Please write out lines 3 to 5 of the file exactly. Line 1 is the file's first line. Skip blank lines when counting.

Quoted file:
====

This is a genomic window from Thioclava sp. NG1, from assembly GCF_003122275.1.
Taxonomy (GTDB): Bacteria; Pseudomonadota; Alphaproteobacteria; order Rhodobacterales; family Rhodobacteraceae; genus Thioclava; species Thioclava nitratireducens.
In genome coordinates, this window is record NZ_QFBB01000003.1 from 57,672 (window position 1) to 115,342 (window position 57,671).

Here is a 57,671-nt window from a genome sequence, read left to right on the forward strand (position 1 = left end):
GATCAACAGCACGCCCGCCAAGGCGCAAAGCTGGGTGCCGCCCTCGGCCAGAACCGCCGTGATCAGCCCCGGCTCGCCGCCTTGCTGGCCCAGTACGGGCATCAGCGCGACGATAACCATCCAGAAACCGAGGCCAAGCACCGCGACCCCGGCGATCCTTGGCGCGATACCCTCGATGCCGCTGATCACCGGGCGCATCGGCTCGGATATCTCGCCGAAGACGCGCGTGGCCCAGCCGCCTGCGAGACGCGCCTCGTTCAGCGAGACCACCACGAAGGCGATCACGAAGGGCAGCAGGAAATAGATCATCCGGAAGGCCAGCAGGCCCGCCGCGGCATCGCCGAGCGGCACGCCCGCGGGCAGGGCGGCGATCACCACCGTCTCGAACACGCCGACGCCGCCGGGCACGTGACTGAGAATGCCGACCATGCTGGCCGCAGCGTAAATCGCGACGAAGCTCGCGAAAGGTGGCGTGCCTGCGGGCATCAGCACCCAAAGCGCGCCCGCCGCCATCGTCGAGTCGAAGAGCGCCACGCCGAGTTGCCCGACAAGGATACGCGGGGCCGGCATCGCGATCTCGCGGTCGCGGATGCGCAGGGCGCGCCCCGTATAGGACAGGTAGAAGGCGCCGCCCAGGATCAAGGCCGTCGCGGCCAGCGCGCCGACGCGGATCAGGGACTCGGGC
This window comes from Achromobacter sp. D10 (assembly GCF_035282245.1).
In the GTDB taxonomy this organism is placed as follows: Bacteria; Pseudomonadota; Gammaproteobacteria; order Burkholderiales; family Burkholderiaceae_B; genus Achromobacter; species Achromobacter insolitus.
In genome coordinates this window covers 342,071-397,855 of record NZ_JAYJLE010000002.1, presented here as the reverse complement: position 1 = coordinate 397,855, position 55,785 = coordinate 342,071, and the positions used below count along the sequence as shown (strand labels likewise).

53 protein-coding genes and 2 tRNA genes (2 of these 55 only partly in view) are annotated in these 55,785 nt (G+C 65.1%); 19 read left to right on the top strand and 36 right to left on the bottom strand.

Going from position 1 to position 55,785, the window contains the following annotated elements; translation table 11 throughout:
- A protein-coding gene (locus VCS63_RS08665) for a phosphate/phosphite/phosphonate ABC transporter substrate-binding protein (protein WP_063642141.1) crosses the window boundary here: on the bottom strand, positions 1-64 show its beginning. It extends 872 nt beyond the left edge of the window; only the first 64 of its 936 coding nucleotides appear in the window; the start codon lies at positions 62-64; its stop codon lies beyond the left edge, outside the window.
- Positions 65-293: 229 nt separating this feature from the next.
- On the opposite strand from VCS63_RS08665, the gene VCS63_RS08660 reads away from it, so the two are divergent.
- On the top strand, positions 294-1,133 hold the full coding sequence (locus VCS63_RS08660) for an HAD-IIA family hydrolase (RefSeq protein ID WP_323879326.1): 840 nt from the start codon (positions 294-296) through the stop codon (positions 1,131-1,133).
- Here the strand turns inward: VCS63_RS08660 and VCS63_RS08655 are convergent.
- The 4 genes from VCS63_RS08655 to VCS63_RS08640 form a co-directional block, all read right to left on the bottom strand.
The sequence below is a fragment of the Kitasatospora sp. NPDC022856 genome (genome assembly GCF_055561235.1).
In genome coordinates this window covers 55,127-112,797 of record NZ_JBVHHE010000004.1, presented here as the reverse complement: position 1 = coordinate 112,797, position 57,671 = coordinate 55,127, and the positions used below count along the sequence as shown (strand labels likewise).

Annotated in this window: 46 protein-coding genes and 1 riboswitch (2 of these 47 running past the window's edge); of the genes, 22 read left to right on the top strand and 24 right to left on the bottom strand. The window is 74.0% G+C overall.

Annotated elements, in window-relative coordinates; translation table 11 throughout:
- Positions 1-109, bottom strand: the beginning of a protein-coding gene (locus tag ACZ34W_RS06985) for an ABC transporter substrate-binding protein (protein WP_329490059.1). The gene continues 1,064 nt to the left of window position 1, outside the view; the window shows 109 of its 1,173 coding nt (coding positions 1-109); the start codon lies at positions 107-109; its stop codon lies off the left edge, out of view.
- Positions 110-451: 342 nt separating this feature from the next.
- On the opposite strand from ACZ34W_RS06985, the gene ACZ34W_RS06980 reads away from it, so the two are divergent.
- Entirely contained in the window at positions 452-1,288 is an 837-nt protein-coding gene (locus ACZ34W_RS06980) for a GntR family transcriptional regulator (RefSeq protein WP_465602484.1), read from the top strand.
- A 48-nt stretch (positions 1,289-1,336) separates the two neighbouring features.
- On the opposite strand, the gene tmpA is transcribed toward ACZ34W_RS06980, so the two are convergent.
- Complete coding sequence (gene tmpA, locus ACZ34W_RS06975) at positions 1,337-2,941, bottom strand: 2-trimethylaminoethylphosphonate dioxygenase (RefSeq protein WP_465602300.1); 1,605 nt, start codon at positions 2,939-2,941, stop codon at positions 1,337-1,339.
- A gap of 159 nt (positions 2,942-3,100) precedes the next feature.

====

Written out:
In genome coordinates, this window is record NZ_QFBB01000003.1 from 57,672 (window position 1) to 115,342 (window position 57,671).

Here is a 57,671-nt window from a genome sequence, read left to right on the forward strand (position 1 = left end):
GATCAACAGCACGCCCGCCAAGGCGCAAAGCTGGGTGCCGCCCTCGGCCAGAACCGCCGTGATCAGCCCCGGCTCGCCGCCTTGCTGGCCCAGTACGGGCATCAGCGCGACGATAACCATCCAGAAACCGAGGCCAAGCACCGCGACCCCGGCGATCCTTGGCGCGATACCCTCGATGCCGCTGATCACCGGGCGCATCGGCTCGGATATCTCGCCGAAGACGCGCGTGGCCCAGCCGCCTGCGAGACGCGCCTCGTTCAGCGAGACCACCACGAAGGCGATCACGAAGGGCAGCAGGAAATAGATCATCCGGAAGGCCAGCAGGCCCGCCGCGGCATCGCCGAGCGGCACGCCCGCGGGCAGGGCGGCGATCACCACCGTCTCGAACACGCCGACGCCGCCGGGCACGTGACTGAGAATGCCGACCATGCTGGCCGCAGCGTAAATCGCGACGAAGCTCGCGAAAGGTGGCGTGCCTGCGGGCATCAGCACCCAAAGCGCGCCCGCCGCCATCGTCGAGTCGAAGAGCGCCACGCCGAGTTGCCCGACAAGGATACGCGGGGCCGGCATCGCGATCTCGCGGTCGCGGATGCGCAGGGCGCGCCCCGTATAGGACAGGTAGAAGGCGCCGCCCAGGATCAAGGCCGTCGCGGCCAGCGCGCCGACGCGGATCAGGGACTCGGGC